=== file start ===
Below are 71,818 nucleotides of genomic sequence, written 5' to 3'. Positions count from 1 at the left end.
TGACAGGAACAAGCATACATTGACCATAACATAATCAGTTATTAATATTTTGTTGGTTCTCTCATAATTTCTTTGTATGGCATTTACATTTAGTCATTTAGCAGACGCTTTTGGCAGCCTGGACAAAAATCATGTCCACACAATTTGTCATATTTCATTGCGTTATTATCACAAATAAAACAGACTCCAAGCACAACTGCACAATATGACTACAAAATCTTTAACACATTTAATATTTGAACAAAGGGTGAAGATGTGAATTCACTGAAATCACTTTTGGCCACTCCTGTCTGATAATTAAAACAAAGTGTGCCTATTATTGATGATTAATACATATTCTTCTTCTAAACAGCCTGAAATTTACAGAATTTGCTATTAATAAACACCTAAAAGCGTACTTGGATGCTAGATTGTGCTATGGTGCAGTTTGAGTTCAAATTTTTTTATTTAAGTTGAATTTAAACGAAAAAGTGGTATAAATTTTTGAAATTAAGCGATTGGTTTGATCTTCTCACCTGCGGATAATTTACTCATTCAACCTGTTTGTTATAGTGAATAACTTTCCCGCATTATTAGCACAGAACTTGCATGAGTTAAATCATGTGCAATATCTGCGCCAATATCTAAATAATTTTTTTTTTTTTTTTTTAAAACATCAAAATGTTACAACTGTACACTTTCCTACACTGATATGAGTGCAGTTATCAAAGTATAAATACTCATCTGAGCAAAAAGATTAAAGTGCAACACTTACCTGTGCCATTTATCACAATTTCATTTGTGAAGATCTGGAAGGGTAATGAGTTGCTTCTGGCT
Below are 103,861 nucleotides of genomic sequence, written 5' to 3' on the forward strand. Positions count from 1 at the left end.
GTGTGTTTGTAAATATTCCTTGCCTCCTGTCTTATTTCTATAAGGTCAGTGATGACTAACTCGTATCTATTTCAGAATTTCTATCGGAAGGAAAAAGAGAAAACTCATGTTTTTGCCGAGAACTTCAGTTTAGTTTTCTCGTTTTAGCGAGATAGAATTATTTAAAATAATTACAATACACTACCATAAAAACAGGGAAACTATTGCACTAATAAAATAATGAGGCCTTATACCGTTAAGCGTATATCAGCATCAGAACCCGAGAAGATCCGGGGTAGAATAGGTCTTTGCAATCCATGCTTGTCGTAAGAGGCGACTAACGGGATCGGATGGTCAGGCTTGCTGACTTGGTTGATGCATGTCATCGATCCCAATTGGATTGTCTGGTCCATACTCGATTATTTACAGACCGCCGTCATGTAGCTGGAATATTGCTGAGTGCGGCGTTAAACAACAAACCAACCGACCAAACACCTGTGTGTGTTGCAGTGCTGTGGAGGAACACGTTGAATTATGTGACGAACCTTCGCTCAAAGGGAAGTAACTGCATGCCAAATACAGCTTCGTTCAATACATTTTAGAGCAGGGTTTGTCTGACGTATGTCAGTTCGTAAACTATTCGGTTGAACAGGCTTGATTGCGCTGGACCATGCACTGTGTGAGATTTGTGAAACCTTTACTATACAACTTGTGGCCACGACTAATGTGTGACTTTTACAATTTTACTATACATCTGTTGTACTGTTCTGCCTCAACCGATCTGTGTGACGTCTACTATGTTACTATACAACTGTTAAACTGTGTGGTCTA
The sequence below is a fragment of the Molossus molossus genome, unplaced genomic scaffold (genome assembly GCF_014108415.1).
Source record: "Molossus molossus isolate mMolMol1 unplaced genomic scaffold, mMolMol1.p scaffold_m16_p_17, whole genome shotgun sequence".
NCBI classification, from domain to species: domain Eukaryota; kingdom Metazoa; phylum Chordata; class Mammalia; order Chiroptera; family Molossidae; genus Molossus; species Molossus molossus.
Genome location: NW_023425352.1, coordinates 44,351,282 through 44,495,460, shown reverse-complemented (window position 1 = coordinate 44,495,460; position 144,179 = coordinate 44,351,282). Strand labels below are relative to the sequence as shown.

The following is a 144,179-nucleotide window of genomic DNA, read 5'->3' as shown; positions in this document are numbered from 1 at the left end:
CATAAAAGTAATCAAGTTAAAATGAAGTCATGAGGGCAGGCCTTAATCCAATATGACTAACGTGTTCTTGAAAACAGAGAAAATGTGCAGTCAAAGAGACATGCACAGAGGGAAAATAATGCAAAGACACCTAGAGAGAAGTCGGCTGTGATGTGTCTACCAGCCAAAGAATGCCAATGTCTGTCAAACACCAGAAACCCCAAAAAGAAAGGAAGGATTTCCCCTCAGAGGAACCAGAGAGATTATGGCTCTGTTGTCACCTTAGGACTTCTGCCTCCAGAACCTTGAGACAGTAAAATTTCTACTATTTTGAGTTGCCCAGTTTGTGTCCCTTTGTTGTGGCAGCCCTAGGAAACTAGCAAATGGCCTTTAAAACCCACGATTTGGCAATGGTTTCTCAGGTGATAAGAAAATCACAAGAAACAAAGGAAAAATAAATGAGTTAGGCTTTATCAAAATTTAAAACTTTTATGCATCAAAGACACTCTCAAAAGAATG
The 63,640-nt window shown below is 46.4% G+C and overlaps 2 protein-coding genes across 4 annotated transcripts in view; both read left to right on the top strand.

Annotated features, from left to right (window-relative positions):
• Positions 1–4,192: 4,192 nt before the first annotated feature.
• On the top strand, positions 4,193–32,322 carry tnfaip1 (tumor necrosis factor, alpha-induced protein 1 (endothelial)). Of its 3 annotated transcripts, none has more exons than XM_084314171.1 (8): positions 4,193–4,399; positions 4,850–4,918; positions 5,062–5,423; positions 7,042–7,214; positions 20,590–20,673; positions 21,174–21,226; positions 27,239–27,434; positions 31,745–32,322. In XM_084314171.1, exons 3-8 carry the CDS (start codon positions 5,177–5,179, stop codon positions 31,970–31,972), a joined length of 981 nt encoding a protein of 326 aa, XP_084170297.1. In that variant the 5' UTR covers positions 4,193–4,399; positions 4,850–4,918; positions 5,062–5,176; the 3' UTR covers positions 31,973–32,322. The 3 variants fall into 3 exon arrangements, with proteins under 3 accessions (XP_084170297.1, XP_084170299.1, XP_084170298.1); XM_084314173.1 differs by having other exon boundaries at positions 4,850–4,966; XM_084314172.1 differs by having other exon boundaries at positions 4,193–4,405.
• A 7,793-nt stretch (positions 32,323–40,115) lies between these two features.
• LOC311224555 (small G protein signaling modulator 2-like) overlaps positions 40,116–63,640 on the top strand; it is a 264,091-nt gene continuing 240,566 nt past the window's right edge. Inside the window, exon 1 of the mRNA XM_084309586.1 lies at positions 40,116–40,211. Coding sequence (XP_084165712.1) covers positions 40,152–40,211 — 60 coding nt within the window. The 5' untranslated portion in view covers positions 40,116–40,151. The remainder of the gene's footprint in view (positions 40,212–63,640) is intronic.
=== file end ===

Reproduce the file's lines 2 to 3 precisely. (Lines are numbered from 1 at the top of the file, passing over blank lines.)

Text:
TGACAGGAACAAGCATACATTGACCATAACATAATCAGTTATTAATATTTTGTTGGTTCTCTCATAATTTCTTTGTATGGCATTTACATTTAGTCATTTAGCAGACGCTTTTGGCAGCCTGGACAAAAATCATGTCCACACAATTTGTCATATTTCATTGCGTTATTATCACAAATAAAACAGACTCCAAGCACAACTGCACAATATGACTACAAAATCTTTAACACATTTAATATTTGAACAAAGGGTGAAGATGTGAATTCACTGAAATCACTTTTGGCCACTCCTGTCTGATAATTAAAACAAAGTGTGCCTATTATTGATGATTAATACATATTCTTCTTCTAAACAGCCTGAAATTTACAGAATTTGCTATTAATAAACACCTAAAAGCGTACTTGGATGCTAGATTGTGCTATGGTGCAGTTTGAGTTCAAATTTTTTTATTTAAGTTGAATTTAAACGAAAAAGTGGTATAAATTTTTGAAATTAAGCGATTGGTTTGATCTTCTCACCTGCGGATAATTTACTCATTCAACCTGTTTGTTATAGTGAATAACTTTCCCGCATTATTAGCACAGAACTTGCATGAGTTAAATCATGTGCAATATCTGCGCCAATATCTAAATAATTTTTTTTTTTTTTTTTTAAAACATCAAAATGTTACAACTGTACACTTTCCTACACTGATATGAGTGCAGTTATCAAAGTATAAATACTCATCTGAGCAAAAAGATTAAAGTGCAACACTTACCTGTGCCATTTATCACAATTTCATTTGTGAAGATCTGGAAGGGTAATGAGTTGCTTCTGGCT
Below are 103,861 nucleotides of genomic sequence, written 5' to 3' on the forward strand. Positions count from 1 at the left end.